Developmental expression of Pod 1 in Xenopus laevis.
ABSTRACT The basic helix-loop-helix transcription factor, Pod 1, has been shown to be expressed in the mesenchyme of many developing mouse organs, including the heart, lungs and gut. In the kidneys of developing mice, Pod 1 is highly expressed in the condensing metanephric mesenchyme, differentiating and late stromal cells and in developing podocytes. We have obtained an EST (CF270487) which contains the Xenopus laevis Pod 1 sequence. Conceptual translation of the Xenopus laevis Pod 1 sequence shows approximately 85% similarity to other vertebrate homologues. RT-PCR indicates that expression is initiated at stage 13 and increases differentially in the developing pronephros compared to the whole embryo. RT-PCR of a kidney dissection at stage 42 shows higher expression in the glomus than in the tubule or duct. In situ hybridisation analysis at tail bud stages shows the anterior-most branchial arch and pronephric glomus are intensely stained. At stage 40, staining persists in the glomus and in the epicardium region of the heart. Adult organ analysis shows expression is highest in the rectum and the spleen, with significant expression in the duodenum, heart, kidney, lungs, pancreas, skin, liver and muscle.
[show abstract] [hide abstract]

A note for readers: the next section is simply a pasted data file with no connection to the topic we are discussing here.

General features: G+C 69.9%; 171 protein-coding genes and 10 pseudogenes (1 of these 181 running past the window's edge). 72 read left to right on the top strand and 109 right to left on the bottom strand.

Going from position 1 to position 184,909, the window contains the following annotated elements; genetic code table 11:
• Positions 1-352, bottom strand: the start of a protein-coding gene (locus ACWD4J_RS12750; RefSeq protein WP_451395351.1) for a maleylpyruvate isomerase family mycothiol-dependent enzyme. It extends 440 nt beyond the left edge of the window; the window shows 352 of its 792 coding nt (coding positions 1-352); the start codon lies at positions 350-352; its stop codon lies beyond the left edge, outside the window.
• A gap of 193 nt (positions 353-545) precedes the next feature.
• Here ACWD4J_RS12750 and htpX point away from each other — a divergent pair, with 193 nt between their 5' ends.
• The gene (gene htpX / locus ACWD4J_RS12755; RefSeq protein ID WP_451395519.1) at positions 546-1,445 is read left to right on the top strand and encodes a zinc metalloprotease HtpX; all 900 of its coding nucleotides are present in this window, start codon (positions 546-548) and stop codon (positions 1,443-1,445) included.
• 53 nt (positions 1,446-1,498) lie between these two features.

ABSTRACT: Prokineticins are potent angiogenic hormones that use 2 receptors, prokineticin receptor-1 (PKR1) and PKR2, with important therapeutic use in anticancer therapy. Observations of cardiac and renal toxicity in cancer patients treated with antiangiogenic compounds led us to explore how PKR1 signaling functioned in heart and kidney in vivo. We generated mice with a conditional disruption of the PKR1 gene. We observed that PKR1 loss led to cardiomegaly, severe interstitial fibrosis, and cardiac dysfunction under stress conditions, accompanied by renal tubular dilation, reduced glomerular capillaries, urinary phosphate excretion, and proteinuria at later ages. Abnormal mitochondria and increased apoptosis were evident in both organs. Perturbation of capillary angiogenesis in both organs was restored at the adult stage potentially via upregulation of hypoxia-inducible factor-1 and proangiogenic factors. Compensatory mechanism could not revoke the epicardial and glomerular capillary networks, because of increased apoptosis and reduced progenitor cell numbers, consistent with an endogenous role of PKR1 signaling in stimulating epicardin+ progenitor cell proliferation and differentiation. Here, we showed for the first time that the loss of PKR1 causes renal and cardiac structural and functional changes because of deficits in survival signaling, mitochondrial, and progenitor cell functions in found both organs.Arteriosclerosis Thrombosis and Vascular Biology 01/2011; 31(4):842-50. · 6.37 Impact Factor